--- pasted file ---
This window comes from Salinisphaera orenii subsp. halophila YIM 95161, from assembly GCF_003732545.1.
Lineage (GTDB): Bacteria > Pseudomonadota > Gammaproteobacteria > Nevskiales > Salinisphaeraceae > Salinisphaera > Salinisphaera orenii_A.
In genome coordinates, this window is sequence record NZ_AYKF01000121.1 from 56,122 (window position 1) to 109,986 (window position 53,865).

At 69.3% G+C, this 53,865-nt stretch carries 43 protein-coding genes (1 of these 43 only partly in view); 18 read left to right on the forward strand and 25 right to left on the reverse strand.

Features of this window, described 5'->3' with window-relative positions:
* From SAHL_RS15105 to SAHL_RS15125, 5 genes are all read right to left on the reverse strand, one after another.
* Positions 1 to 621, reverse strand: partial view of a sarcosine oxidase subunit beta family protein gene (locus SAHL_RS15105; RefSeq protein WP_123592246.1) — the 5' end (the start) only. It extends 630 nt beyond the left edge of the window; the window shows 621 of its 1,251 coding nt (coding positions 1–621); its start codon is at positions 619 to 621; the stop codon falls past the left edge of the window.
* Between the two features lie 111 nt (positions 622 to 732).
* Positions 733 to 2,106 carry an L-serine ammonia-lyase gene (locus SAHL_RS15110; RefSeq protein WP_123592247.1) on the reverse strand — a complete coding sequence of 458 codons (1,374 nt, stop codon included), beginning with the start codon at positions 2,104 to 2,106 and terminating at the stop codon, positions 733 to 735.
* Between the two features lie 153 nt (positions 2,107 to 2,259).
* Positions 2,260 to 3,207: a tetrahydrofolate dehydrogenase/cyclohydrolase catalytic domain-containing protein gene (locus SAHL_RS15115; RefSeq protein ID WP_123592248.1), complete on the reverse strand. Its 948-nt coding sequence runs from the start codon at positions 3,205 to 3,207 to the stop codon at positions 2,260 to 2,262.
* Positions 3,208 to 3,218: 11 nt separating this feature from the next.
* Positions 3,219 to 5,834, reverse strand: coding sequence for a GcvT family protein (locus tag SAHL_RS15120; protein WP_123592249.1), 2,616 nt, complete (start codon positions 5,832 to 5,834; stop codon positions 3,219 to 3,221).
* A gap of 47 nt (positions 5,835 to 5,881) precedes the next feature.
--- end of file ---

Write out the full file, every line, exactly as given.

This window comes from Salinisphaera orenii subsp. halophila YIM 95161, from assembly GCF_003732545.1.
Lineage (GTDB): Bacteria > Pseudomonadota > Gammaproteobacteria > Nevskiales > Salinisphaeraceae > Salinisphaera > Salinisphaera orenii_A.
In genome coordinates, this window is sequence record NZ_AYKF01000121.1 from 56,122 (window position 1) to 109,986 (window position 53,865).

At 69.3% G+C, this 53,865-nt stretch carries 43 protein-coding genes (1 of these 43 only partly in view); 18 read left to right on the forward strand and 25 right to left on the reverse strand.

Features of this window, described 5'->3' with window-relative positions:
* From SAHL_RS15105 to SAHL_RS15125, 5 genes are all read right to left on the reverse strand, one after another.
* Positions 1 to 621, reverse strand: partial view of a sarcosine oxidase subunit beta family protein gene (locus SAHL_RS15105; RefSeq protein WP_123592246.1) — the 5' end (the start) only. It extends 630 nt beyond the left edge of the window; the window shows 621 of its 1,251 coding nt (coding positions 1–621); its start codon is at positions 619 to 621; the stop codon falls past the left edge of the window.
* Between the two features lie 111 nt (positions 622 to 732).
* Positions 733 to 2,106 carry an L-serine ammonia-lyase gene (locus SAHL_RS15110; RefSeq protein WP_123592247.1) on the reverse strand — a complete coding sequence of 458 codons (1,374 nt, stop codon included), beginning with the start codon at positions 2,104 to 2,106 and terminating at the stop codon, positions 733 to 735.
* Between the two features lie 153 nt (positions 2,107 to 2,259).
* Positions 2,260 to 3,207: a tetrahydrofolate dehydrogenase/cyclohydrolase catalytic domain-containing protein gene (locus SAHL_RS15115; RefSeq protein ID WP_123592248.1), complete on the reverse strand. Its 948-nt coding sequence runs from the start codon at positions 3,205 to 3,207 to the stop codon at positions 2,260 to 2,262.
* Positions 3,208 to 3,218: 11 nt separating this feature from the next.
* Positions 3,219 to 5,834, reverse strand: coding sequence for a GcvT family protein (locus tag SAHL_RS15120; protein WP_123592249.1), 2,616 nt, complete (start codon positions 5,832 to 5,834; stop codon positions 3,219 to 3,221).
* A gap of 47 nt (positions 5,835 to 5,881) precedes the next feature.